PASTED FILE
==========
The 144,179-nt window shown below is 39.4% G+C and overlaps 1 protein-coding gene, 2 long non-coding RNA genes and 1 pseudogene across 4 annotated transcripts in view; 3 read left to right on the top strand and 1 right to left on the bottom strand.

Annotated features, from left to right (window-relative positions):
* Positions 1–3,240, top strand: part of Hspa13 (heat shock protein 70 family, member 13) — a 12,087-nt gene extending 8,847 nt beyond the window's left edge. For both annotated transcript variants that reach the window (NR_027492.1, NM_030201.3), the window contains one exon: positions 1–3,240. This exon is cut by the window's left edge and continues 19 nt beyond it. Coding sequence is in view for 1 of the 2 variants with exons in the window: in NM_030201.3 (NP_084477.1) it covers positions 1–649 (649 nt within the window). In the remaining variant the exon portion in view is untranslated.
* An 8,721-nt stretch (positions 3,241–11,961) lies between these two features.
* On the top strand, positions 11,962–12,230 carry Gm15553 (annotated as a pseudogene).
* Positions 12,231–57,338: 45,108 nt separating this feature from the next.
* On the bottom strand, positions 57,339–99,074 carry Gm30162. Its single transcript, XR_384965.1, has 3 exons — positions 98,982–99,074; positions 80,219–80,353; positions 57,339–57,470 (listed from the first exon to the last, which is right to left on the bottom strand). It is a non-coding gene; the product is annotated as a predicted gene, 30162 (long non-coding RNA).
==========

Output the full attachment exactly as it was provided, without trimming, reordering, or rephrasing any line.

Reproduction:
The 144,179-nt window shown below is 39.4% G+C and overlaps 1 protein-coding gene, 2 long non-coding RNA genes and 1 pseudogene across 4 annotated transcripts in view; 3 read left to right on the top strand and 1 right to left on the bottom strand.

Annotated features, from left to right (window-relative positions):
* Positions 1–3,240, top strand: part of Hspa13 (heat shock protein 70 family, member 13) — a 12,087-nt gene extending 8,847 nt beyond the window's left edge. For both annotated transcript variants that reach the window (NR_027492.1, NM_030201.3), the window contains one exon: positions 1–3,240. This exon is cut by the window's left edge and continues 19 nt beyond it. Coding sequence is in view for 1 of the 2 variants with exons in the window: in NM_030201.3 (NP_084477.1) it covers positions 1–649 (649 nt within the window). In the remaining variant the exon portion in view is untranslated.
* An 8,721-nt stretch (positions 3,241–11,961) lies between these two features.
* On the top strand, positions 11,962–12,230 carry Gm15553 (annotated as a pseudogene).
* Positions 12,231–57,338: 45,108 nt separating this feature from the next.
* On the bottom strand, positions 57,339–99,074 carry Gm30162. Its single transcript, XR_384965.1, has 3 exons — positions 98,982–99,074; positions 80,219–80,353; positions 57,339–57,470 (listed from the first exon to the last, which is right to left on the bottom strand). It is a non-coding gene; the product is annotated as a predicted gene, 30162 (long non-coding RNA).